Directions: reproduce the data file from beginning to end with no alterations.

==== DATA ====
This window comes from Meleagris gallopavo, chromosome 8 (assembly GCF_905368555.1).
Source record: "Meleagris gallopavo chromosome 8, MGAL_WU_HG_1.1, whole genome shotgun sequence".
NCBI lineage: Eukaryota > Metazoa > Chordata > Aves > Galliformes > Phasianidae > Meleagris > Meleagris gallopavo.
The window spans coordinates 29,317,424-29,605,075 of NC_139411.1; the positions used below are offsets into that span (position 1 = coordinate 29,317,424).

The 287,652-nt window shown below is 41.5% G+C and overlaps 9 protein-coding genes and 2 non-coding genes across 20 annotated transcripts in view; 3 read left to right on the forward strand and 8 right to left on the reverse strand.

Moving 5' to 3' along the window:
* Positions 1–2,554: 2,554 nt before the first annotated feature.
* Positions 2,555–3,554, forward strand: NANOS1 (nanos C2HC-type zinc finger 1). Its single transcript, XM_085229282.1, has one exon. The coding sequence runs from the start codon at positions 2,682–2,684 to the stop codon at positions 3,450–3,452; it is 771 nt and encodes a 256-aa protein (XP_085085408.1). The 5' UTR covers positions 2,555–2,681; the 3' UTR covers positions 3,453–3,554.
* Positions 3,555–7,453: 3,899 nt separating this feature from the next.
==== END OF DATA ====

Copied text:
This window comes from Meleagris gallopavo, chromosome 8 (assembly GCF_905368555.1).
Source record: "Meleagris gallopavo chromosome 8, MGAL_WU_HG_1.1, whole genome shotgun sequence".
NCBI lineage: Eukaryota > Metazoa > Chordata > Aves > Galliformes > Phasianidae > Meleagris > Meleagris gallopavo.
The window spans coordinates 29,317,424-29,605,075 of NC_139411.1; the positions used below are offsets into that span (position 1 = coordinate 29,317,424).

The 287,652-nt window shown below is 41.5% G+C and overlaps 9 protein-coding genes and 2 non-coding genes across 20 annotated transcripts in view; 3 read left to right on the forward strand and 8 right to left on the reverse strand.

Moving 5' to 3' along the window:
* Positions 1–2,554: 2,554 nt before the first annotated feature.
* Positions 2,555–3,554, forward strand: NANOS1 (nanos C2HC-type zinc finger 1). Its single transcript, XM_085229282.1, has one exon. The coding sequence runs from the start codon at positions 2,682–2,684 to the stop codon at positions 3,450–3,452; it is 771 nt and encodes a 256-aa protein (XP_085085408.1). The 5' UTR covers positions 2,555–2,681; the 3' UTR covers positions 3,453–3,554.
* Positions 3,555–7,453: 3,899 nt separating this feature from the next.